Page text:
Once up and running, pipelines continue to threaten human and environmental health.
Compressor stations – those industrial facilities needed every 40-70 miles to keep natural gas moving – are especially heavy polluters. In addition to greenhouse gases such as carbon dioxide and methane, compressor stations emit nitrogen oxides, carbon monoxide, volatile organic compounds, and particulate matter.
Nitrogen oxides (NOx) are a group of gases that are notoriously unhealthy for us to breathe in. Nitric oxide (NO) and nitrogen dioxide (NO2), two compounds in this group, are emitted from the combustion of fossil fuels. In the presence of oxygen and a bit of sunshine, these NOx gases form smog that can harm our respiratory and nervous systems.
Compressor stations are also loud. One Pennsylvania resident described the compressor station he lives about half a mile away from as sounding like “a truck in the driveway.” Imagine constantly hearing that when you’re trying to work, relax, sleep, or even when you’re trying to have a conversation at home.
Spills, Leaks, and Explosions, Oh My!
Pipelines almost inevitably bring spills, leaks and even explosions – especially as the millions of miles of pipelines continue to age. Federal data shows that from 2003 through 2022, pipeline incidents resulted in 257 deaths, 1,085 injuries, and over $12 billion in financial damages in the United States.
The Keystone pipeline, for example, had 22 spills from the time it began operating in 2010 through the end of 2020. Its most recent spill, in December 2022, leaked more than half a million gallons of crude oil into a Kansas creek and farmland. This was the largest spill in the history of the Keystone pipeline and the largest onshore oil spill in the United States since 2013.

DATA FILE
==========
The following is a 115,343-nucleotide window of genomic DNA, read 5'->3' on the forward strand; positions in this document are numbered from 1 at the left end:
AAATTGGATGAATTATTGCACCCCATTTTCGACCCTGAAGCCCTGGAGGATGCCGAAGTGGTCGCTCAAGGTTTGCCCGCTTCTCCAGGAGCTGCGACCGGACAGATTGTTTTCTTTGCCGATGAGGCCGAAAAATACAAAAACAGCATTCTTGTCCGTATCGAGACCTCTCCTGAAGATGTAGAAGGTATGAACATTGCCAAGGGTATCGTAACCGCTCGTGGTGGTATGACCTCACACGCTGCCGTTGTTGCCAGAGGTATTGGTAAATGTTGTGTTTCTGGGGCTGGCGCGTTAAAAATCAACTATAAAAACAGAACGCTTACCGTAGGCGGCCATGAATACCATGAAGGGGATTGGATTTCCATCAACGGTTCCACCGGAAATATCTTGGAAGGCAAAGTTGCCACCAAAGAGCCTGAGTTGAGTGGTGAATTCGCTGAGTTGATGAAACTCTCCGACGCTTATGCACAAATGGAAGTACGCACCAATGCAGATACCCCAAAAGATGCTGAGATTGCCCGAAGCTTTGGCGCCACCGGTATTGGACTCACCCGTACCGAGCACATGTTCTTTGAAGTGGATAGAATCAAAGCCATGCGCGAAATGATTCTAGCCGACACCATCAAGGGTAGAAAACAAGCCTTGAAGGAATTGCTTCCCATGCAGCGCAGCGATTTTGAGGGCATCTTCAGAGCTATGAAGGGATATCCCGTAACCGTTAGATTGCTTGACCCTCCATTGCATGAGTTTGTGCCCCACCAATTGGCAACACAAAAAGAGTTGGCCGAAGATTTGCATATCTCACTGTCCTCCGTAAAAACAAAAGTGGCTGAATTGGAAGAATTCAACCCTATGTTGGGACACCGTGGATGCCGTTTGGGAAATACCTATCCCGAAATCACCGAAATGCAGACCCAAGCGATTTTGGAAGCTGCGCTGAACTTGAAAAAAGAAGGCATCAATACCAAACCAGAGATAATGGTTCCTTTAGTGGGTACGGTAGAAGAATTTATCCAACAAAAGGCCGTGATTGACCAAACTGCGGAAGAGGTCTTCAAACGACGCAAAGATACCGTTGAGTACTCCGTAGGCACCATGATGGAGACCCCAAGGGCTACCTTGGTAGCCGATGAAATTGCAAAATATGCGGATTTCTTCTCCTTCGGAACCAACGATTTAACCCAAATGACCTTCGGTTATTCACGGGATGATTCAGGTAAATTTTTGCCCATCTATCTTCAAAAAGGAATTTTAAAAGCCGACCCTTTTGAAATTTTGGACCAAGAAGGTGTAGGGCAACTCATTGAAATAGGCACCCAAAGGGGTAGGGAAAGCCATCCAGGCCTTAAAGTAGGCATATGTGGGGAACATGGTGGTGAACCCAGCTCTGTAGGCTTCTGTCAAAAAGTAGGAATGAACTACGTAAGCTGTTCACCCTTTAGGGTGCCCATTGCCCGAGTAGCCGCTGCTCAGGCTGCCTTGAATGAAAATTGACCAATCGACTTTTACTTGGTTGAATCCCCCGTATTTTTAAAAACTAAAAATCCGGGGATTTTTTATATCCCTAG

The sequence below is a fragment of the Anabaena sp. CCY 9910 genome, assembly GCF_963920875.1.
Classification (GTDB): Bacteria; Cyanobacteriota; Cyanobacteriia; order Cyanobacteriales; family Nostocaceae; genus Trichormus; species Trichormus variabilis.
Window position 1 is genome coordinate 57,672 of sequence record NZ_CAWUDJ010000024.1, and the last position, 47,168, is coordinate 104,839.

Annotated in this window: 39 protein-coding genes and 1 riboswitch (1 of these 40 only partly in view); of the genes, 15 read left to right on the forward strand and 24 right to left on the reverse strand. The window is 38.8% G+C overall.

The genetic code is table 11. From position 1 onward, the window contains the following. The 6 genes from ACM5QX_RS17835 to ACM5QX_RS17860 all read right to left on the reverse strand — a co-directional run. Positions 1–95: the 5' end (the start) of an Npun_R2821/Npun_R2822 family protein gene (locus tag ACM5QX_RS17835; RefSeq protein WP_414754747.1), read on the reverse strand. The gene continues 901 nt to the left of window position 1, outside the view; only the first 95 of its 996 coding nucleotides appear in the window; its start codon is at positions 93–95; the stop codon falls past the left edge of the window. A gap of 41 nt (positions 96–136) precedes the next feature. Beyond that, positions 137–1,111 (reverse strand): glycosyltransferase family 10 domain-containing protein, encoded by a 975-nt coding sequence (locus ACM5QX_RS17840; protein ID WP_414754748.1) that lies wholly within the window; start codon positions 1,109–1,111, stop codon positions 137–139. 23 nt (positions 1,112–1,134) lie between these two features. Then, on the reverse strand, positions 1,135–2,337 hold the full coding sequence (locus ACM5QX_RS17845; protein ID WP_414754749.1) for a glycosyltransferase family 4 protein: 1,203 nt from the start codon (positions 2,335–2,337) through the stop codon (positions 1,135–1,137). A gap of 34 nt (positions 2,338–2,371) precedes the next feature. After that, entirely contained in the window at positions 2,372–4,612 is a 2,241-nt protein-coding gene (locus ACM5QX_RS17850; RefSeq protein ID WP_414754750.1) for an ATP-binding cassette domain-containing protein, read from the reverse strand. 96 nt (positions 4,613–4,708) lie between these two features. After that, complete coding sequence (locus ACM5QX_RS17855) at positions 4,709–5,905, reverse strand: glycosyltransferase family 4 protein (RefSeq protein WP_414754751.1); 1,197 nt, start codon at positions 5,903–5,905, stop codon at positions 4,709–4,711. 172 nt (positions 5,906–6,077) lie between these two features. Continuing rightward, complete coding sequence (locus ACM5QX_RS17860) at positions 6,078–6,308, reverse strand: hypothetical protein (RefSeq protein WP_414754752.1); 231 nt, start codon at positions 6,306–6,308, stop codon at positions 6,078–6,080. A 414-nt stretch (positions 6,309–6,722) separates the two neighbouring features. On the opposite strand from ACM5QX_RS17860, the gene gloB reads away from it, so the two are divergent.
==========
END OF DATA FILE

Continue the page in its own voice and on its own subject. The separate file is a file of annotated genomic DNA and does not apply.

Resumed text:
Direct exposure to crude oil can lead to all sorts of acute health impacts like respiratory distress, memory loss, and headaches. Even without direct exposure, oil can reach us by contaminating the water we drink and bathe in, the soil we grow our food in, and the air we breathe.
Because natural gas is easily ignitable, when it leaks, it can also explode if it comes into contact with a spark or flame. Last year, a pipe containing natural gas exploded into a 450-feet-high fireball at a natural gas export facility in Freeport, Texas. Freeport, the responsible company, estimated that the event burned 1.6 million cubic feet of natural gas.
The explosion exposed not only the volatility of gas, but of the gas market. The loss of this US export sent gas prices up throughout Europe, as the explosion rocked an unstable global market.
Let’s Build a Clean Energy Economy
It’s time to transition away from our fossil fuel-centered economy. We need a clean energy economy and we need it now.
To contribute to the clean energy revolution and help build a world that works for people and communities, join our digital community advocates around the world today.